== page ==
Media & Tech Tuesday - Protecting IP

This week, we’re looking at IP, and the importance of protecting it – before someone beats you to it and patents it out from under you!

People tend to assume that the value of patents and trademarks is either commercial – allowing you to protect your position against competitors – or intrinsic, that is that someone will come and pay significant sums to acquire or license the patent.

But there’s a third aspect to IP protection: preventing other people actually patenting something that you’ve developed.

This is probably best illustrated with an example. (A true story of a previous client of ours, mildly tweaked to protect anonymity.)

This company had developed its own technology which it used internally and provided to others on a white-label basis. It had been developed by a third party but all IP rested with the company; this had all been well-documented and was pretty watertight.

The company had taken high-level advice that the technology couldn’t be patented in the EU. However, unbeknownst to its management team, a US-based competitor had patented in the US its own version of the system, copying heavily from the company’s.

Lowball, Blackmail

On the day that first-round offers were due in on the sale of the company, its competitor submitted a low-ball bid, and a patent infringement suit, seeking back-dated royalties, penalties and interest, and an ongoing royalty payment – and almost scuppering the process.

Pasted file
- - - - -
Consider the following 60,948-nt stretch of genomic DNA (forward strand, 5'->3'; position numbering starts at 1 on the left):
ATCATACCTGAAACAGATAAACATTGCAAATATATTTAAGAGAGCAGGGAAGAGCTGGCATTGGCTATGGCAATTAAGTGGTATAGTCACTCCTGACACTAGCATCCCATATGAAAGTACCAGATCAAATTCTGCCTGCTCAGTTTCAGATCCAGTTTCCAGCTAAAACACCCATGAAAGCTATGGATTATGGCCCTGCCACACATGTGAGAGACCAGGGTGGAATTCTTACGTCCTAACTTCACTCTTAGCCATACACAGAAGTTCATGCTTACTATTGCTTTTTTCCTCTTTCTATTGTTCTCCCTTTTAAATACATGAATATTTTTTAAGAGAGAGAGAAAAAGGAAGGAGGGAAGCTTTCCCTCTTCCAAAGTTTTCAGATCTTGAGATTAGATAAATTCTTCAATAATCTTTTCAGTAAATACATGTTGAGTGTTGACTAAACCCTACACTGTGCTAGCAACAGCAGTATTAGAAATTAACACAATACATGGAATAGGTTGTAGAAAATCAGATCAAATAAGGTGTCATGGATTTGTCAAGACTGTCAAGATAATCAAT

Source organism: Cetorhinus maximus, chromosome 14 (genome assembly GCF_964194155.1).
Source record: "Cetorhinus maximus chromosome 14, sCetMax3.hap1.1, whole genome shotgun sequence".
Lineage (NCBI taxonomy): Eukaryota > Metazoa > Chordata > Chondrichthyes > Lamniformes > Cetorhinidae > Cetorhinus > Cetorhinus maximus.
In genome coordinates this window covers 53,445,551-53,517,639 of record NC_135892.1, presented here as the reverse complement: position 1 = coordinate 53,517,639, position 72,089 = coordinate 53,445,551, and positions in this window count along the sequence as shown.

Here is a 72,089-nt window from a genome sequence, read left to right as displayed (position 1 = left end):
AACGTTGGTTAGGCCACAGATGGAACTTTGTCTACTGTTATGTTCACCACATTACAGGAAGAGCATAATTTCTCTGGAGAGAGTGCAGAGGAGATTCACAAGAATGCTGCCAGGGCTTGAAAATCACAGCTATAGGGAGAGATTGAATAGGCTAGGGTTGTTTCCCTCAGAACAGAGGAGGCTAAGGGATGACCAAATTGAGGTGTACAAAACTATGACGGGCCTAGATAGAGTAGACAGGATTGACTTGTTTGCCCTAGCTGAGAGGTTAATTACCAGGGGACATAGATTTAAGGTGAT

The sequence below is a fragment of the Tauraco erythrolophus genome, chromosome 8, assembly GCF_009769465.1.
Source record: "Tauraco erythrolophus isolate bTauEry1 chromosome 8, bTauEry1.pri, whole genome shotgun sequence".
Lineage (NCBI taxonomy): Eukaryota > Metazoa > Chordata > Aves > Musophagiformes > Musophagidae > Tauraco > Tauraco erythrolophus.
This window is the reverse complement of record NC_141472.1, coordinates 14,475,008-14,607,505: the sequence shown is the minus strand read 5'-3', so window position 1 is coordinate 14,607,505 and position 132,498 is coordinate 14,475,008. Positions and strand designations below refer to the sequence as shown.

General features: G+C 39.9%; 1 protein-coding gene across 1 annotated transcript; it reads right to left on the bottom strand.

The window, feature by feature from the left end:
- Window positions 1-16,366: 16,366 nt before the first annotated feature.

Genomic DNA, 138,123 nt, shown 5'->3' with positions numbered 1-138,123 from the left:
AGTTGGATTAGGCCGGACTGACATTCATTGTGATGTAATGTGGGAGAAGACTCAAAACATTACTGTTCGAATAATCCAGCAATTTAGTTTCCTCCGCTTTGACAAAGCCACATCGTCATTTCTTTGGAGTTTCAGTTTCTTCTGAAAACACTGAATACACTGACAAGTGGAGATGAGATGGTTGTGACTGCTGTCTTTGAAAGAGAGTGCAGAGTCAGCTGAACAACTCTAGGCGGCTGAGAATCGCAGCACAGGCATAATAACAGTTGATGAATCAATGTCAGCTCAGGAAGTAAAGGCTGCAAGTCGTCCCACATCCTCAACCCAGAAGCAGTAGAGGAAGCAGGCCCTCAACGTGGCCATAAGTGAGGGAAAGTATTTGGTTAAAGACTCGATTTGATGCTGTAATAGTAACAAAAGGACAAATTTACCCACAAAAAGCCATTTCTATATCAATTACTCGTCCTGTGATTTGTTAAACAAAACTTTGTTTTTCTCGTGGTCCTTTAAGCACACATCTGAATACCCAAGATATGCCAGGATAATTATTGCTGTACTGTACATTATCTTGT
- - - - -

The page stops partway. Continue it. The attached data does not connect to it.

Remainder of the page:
The situation was resolved, but it cost the shareholders of the company US$1m in legal advice across the UK and USA.

Although its case was strong, the company chose to avoid the cost and uncertainty of an extended litigation, and instead agreed a no-fault settlement – including a significant cash payment to the competitor, another major cost to the company’s shareholders.

The sale process itself was delayed significantly. The issue and its proposed resolution had to be shared with potential purchasers, as it affected the longer-term strategic value of the company in the large US market; when they heard the news, some purchasers simply withdrew, reducing competitive tension in the process.

The deal ultimately completed, but the process was longer and more difficult than it should have been, and the shareholders had to bear some significant costs along the way.

Avoiding This Situation

Clearly an unfortunate situation, intensified by its emergence during an exit process. What could the company have done differently?

It’s important to remember that different jurisdictions have very different approaches to patents. While it’s expensive, you need to take advice in each major jurisdiction in which you trade, or intend to trade. Even if you aren’t active there, you should also think about countries which might offer key strategic value to an acquirer, such as the US or the EU.

Monitoring relevant patent filings is also important. In our case above, the company could have delayed or prevented the granting of its competitor’s patent because it had been trading in the US with a similar system – so-called ‘prior art.’ They didn’t see the application, didn’t file a submission, and were caught unawares when it was granted.

Monitoring patent filings in this way can also be an interesting gateway to an M&A discussion – if you’re in a position to prevent a competitor being awarded a patent, they might want to acquire you to make that problem go away…

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